Supplement use contributes to meeting recommended dietary intakes for calcium, magnesium, and vitamin C in four ethnicities of middle-aged and older Americans: the Multi-Ethnic Study of Atherosclerosis.J Am Diet Assoc. 2009 Mar; 109(3):422-9.JA
Low intake of nutrients is associated with poor health outcomes. We examined the contribution of dietary supplementation to meeting recommended dietary intakes of calcium, magnesium, potassium, and vitamin C in participants of the Multi-Ethnic Study of Atherosclerosis, a cohort of white, African-American, Hispanic, and Chinese-American participants ages 45 to 84 years. We also assessed the prevalence of intakes above Tolerable Upper Intake Levels (ULs).
At the baseline exam in 2000-2001, 2,938 men and 3,299 women completed food frequency questionnaires and provided information about dietary supplementation. We used relative risk regression to estimate the probability of meeting Recommended Dietary Allowances (RDAs) or Adequate Intakes (AIs) in supplement users vs nonusers and Fisher's exact tests to compare the proportion of those exceeding ULs between the two groups. RDAs, AIs, and ULs were defined by the National Academy of Sciences Food and Nutrition Board's Dietary Reference Intakes (DRIs).
After adjustment for age and education, the relative risk of meeting RDAs or AIs in supplement-users vs nonusers ranged from 1.9 (1.6, 2.3) in white men to 5.7 (4.1, 8.0) in African-American women for calcium, from 2.5 (1.9, 3.3) in Hispanic men to 5.2 (2.4, 11.2) in Chinese men for magnesium, and from 1.4 (1.3, 1.5) in African-American women to 2.0 (1.7, 2.2) in Chinese men for vitamin C. The relative risks for meeting RDAs for calcium differed significantly by ethnicity (P<0.001) and sex (P<0.001), and by ethnicity for magnesium (P=0.01). The relative risk for each sex/ethnicity strata was close to 1 and did not reach statistical significance at alpha=.05 for potassium. For calcium, 15% of high-dose supplement users exceeded the UL compared with only 2.1% of nonusers. For vitamin C, the percentages were 6.6% and 0%, and for magnesium, 35.3% and 0% (P<0.001 for all).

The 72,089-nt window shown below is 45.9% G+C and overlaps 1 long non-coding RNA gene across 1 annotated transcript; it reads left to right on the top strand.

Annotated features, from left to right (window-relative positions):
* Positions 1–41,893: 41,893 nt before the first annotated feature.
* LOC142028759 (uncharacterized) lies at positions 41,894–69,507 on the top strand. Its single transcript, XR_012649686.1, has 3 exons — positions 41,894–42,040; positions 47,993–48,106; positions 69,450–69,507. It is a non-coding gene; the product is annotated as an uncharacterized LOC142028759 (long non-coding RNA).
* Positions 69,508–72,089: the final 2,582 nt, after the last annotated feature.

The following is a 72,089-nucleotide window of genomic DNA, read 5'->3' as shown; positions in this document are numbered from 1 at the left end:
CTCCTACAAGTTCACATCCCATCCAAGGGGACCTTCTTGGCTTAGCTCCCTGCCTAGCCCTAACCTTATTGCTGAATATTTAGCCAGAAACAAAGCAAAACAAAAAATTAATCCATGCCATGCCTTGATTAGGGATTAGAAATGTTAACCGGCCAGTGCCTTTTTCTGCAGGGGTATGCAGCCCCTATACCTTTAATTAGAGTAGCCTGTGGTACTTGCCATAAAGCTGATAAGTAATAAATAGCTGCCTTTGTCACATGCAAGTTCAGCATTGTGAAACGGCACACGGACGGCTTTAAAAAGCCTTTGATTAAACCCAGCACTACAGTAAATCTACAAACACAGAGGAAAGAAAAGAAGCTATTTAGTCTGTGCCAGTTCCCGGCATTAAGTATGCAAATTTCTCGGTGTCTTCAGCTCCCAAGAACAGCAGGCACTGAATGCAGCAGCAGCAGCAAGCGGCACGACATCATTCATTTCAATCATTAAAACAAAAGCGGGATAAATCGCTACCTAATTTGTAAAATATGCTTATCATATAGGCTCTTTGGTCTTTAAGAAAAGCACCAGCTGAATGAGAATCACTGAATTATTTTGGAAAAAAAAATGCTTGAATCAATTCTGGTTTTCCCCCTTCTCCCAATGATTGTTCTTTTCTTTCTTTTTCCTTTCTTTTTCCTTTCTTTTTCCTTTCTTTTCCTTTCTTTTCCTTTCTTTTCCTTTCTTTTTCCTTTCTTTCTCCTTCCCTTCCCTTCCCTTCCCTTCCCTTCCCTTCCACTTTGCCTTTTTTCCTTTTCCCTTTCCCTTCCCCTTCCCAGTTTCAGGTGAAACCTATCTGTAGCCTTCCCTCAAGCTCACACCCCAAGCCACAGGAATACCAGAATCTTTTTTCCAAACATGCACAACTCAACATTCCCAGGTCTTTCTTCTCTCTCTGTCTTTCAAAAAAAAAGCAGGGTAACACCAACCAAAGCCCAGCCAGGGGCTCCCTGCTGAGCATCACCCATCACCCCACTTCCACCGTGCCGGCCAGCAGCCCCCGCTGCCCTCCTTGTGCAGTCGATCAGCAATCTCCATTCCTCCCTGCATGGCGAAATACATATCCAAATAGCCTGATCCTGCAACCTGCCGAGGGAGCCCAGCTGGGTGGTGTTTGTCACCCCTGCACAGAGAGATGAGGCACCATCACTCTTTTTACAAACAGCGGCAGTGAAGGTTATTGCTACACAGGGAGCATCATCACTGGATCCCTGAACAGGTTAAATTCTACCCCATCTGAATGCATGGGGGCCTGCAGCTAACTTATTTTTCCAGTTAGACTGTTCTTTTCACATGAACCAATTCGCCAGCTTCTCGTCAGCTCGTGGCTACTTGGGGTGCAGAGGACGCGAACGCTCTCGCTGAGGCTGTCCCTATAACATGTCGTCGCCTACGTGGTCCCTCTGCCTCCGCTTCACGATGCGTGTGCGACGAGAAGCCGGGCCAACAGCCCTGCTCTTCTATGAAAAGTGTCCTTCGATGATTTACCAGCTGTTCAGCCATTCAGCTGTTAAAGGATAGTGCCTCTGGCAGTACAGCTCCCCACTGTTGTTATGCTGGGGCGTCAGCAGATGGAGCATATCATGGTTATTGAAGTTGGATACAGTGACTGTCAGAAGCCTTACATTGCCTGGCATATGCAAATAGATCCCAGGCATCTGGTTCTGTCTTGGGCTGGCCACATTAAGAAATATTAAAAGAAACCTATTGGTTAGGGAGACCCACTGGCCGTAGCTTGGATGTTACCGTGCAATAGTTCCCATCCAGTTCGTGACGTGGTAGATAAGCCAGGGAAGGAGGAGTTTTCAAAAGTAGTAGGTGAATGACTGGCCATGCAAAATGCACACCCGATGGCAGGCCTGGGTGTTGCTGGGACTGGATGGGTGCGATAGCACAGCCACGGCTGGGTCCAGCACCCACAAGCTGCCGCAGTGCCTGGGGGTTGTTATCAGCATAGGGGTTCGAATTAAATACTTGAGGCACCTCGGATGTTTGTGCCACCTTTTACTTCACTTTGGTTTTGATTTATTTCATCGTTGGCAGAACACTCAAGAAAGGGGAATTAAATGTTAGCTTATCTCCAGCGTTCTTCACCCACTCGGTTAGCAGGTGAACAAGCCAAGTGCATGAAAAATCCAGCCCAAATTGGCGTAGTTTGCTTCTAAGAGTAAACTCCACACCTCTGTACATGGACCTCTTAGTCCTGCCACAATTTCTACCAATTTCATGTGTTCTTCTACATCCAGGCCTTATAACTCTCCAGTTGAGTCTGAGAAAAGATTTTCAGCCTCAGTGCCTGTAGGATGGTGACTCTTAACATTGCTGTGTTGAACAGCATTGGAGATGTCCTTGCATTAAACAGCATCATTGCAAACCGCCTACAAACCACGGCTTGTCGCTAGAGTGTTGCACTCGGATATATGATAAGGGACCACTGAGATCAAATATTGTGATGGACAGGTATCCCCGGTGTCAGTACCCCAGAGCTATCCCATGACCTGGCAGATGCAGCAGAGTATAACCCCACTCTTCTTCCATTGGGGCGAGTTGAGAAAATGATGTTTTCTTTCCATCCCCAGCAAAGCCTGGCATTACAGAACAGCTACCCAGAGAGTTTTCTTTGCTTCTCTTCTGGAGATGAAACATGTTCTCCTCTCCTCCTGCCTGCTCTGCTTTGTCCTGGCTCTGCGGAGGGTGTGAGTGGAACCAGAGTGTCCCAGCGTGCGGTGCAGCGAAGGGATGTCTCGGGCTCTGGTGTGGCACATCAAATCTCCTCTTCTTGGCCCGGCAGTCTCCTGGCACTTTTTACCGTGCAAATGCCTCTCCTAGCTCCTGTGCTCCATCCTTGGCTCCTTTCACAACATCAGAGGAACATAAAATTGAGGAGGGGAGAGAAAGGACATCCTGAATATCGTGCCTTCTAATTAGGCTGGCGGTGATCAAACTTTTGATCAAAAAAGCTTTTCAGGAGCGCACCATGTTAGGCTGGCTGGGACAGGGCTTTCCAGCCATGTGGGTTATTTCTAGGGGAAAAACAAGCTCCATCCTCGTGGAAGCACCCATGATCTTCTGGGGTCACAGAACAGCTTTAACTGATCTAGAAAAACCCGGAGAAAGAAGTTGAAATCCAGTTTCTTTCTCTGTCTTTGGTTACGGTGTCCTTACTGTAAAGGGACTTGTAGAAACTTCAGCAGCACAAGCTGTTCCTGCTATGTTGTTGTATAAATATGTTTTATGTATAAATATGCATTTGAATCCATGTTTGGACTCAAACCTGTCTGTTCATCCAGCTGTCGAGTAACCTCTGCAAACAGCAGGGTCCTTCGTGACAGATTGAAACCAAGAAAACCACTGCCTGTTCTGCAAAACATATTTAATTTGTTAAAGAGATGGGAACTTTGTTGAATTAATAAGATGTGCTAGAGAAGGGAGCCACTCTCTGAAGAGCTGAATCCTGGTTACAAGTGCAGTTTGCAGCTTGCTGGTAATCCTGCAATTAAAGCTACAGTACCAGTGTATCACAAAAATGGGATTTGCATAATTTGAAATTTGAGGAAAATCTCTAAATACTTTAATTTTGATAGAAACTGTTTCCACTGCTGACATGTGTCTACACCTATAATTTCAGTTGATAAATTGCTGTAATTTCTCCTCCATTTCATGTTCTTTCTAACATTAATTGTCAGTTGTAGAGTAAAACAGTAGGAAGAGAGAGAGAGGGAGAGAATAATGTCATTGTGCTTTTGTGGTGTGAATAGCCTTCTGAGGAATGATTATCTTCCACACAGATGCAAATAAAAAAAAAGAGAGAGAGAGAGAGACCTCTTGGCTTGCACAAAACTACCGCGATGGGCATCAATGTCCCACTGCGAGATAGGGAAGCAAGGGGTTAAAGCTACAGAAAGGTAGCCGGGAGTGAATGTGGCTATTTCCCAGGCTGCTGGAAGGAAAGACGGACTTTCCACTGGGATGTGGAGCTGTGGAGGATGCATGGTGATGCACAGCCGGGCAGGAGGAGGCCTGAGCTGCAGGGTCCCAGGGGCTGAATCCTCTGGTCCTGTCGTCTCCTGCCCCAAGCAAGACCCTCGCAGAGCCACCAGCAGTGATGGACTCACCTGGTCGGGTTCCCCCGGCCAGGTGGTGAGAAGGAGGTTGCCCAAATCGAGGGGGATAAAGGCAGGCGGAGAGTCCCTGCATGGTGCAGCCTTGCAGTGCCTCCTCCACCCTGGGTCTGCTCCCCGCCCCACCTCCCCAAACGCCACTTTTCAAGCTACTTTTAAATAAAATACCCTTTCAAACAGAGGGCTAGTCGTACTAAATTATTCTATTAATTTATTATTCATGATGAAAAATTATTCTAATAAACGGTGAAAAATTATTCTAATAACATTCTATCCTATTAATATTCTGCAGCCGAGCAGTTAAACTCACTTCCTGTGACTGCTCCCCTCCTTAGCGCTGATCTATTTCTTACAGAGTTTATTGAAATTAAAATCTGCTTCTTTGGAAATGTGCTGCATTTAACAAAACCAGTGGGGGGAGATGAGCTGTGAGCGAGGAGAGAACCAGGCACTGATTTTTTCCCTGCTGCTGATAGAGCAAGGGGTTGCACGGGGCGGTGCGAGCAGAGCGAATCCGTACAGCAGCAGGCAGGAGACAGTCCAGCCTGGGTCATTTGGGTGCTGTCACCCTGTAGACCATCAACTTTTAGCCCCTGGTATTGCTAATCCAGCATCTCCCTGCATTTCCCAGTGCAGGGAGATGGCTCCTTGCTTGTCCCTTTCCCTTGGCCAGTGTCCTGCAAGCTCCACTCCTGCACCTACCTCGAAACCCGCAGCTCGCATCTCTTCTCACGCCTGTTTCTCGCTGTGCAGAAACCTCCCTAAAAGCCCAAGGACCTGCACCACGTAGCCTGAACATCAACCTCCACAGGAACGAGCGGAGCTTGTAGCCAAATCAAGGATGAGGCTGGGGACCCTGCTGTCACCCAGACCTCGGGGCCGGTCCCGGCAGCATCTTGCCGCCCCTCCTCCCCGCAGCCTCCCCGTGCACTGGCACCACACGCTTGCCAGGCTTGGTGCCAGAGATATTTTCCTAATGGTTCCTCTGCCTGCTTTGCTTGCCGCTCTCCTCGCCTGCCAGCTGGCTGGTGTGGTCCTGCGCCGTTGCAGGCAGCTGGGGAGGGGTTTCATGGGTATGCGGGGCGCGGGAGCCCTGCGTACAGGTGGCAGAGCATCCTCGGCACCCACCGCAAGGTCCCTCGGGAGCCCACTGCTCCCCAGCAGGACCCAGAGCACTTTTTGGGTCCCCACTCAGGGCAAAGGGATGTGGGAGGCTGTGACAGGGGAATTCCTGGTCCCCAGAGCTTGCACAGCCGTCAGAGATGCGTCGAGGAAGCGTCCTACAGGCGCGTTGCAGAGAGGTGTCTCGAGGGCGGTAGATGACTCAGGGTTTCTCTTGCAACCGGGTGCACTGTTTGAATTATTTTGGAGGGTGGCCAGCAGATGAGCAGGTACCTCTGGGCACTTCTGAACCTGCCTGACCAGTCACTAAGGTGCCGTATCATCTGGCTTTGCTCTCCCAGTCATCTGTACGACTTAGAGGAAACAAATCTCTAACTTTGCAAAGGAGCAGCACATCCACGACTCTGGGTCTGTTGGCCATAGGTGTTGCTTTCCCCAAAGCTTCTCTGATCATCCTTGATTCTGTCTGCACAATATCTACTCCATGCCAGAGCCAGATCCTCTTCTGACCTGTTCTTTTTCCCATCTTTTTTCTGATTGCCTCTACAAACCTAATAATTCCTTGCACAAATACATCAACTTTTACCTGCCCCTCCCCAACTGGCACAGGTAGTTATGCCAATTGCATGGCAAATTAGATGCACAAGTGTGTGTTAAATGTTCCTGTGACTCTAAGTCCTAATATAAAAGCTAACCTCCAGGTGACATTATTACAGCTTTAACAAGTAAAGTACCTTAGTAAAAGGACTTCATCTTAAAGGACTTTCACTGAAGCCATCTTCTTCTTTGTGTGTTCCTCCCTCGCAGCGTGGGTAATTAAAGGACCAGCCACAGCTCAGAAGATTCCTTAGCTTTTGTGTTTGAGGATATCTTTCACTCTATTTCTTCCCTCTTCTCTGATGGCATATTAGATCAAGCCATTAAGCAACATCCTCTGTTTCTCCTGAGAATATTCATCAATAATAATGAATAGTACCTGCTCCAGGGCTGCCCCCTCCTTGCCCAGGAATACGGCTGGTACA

Although supplement use is associated with meeting DRI guidelines for calcium, vitamin C and magnesium, many adults are not meeting the DRI guidelines even with the help of dietary supplements, and the effect of supplementation can vary according to ethnicity and sex. However, supplementation was not significantly associated with meeting DRIs for potassium. Also, high-dose supplement use is associated with intakes above ULs for calcium, magnesium, and vitamin C.